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Milwaukee County receives $2M grant for Lake Park’s Ravine Road bridge repair project

The Ravine Road Bridge project in Lake Park has taken a major step forward for Milwaukee County residents and visitors, after the State of Wisconsin awarded the County a $2 million grant for the project, County Executive Chris Abele announced on September 12.

The Wisconsin Transportation Alternatives Program (TAP) grant provides for $2 million in federal funds toward a safe and usable bridge, which connects the northern and southern halves of Lake Park for pedestrians and cyclists. Completing the bridge project will also enable reopening of the road below the bridge, which connects Lincoln Memorial Drive with Lake Drive.

“I am grateful to the State of Wisconsin for awarding a grant for this project,” said Abele. “Lake Park is one of the jewels of our Parks system, with its diverse natural areas, tremendous views of the lakefront and central location. The Ravine Road Bridge is key in encouraging exploration of this beautiful park and access to recreation, both along the bridge and on the road below.”

The County received two additional TAP grants to benefit Oak Leaf Trail, including $120,000 for relocation of the trail along the Little Menomonee River Parkway and $96,160 for trail reconstruction at Greenfield Park.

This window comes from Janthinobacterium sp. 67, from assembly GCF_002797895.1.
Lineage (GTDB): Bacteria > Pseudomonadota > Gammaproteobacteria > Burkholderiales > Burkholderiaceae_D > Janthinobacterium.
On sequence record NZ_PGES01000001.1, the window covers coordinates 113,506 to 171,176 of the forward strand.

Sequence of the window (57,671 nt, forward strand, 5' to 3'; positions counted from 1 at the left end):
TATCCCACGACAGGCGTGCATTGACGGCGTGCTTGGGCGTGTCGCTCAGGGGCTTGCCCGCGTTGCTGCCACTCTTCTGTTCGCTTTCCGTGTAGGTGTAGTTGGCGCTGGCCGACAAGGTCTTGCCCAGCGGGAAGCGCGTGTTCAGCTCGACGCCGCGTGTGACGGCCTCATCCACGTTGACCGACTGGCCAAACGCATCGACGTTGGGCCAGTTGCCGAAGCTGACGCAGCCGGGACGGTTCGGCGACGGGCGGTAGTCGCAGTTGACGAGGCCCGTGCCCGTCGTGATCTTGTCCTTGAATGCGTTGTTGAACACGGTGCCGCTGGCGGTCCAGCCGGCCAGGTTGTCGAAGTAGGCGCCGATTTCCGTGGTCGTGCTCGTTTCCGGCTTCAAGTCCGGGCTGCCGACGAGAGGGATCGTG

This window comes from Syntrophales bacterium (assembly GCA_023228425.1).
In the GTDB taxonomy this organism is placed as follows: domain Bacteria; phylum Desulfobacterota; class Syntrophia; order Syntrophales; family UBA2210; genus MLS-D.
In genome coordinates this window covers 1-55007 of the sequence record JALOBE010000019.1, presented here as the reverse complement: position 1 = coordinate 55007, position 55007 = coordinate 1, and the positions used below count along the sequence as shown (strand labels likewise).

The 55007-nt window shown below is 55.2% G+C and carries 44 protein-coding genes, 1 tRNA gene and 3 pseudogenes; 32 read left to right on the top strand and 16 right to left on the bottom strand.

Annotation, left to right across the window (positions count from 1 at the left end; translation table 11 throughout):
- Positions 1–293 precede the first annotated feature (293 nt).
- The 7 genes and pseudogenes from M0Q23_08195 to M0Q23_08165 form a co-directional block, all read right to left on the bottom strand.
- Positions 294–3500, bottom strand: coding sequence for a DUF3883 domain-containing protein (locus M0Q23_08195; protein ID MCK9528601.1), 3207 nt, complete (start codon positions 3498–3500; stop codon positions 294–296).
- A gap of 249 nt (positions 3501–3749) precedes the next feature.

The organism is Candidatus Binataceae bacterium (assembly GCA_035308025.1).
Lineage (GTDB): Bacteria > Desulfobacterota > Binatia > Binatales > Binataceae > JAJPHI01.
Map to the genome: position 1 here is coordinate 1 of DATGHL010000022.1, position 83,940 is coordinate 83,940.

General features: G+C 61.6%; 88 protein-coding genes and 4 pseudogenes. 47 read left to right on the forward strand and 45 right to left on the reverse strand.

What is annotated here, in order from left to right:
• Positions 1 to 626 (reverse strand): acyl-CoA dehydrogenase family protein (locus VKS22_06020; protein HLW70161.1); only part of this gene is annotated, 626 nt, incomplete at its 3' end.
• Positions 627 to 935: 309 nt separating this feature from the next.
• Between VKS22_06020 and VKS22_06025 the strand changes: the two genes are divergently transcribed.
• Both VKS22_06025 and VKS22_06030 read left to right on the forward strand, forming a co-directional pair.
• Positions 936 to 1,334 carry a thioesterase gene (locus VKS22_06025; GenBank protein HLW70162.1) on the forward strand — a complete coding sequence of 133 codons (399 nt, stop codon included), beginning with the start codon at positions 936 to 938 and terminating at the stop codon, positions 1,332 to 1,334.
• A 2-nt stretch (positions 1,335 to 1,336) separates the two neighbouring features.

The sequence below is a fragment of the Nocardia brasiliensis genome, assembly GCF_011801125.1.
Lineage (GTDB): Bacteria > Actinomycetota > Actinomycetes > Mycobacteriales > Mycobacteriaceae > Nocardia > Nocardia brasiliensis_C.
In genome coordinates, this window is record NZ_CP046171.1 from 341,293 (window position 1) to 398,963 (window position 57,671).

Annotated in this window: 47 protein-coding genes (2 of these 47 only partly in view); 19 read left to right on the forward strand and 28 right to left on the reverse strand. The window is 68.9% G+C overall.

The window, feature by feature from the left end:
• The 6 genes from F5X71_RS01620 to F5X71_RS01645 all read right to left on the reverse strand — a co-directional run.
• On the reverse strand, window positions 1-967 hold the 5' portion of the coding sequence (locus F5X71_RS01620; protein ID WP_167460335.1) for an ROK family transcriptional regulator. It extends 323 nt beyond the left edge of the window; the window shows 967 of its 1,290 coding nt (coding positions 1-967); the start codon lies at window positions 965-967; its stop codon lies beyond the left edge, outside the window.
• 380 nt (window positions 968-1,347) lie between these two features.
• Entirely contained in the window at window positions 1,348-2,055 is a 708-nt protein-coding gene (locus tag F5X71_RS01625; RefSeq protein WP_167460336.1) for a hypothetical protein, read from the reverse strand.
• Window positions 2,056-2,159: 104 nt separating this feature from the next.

“Our main goals with a project like this are always protecting the safety of our residents and responsibly leaving a legacy for future generations. This grant will help us meet both of those goals in completing this project at the heart of Lake Park,” Abele added.

The Ravine Road Bridge, designed by Milwaukee architecture firm Ferry and Clas, was constructed in 1906 to span one of the several large ravines in Lake Park. After a conditions assessment in 2014, which identified increased cracking in the concrete bridge, the bridge and the drive below it (Ravine Road) were closed.

“I’m very glad that we’ll soon be able to move forward with this project, and I want to thank WisDOT for their support,” said Milwaukee County Supervisor Sheldon Wasserman. “I’m also grateful for the work of the Parks employees who created this application.

In 2017, Milwaukee County also committed $500,000 toward an expected $2.5 million budget for the project. The TAP grant will ensure full funding of the project.

“The supporters and neighbors of Lake Park have been waiting a long time for this issue to be resolved, and they will all be appreciative when the project is complete. To me, Lake Park is the crown jewel of the Parks system, and this landmark adds to the incredible beauty of the park,” Wasserman noted.

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Lee Matz

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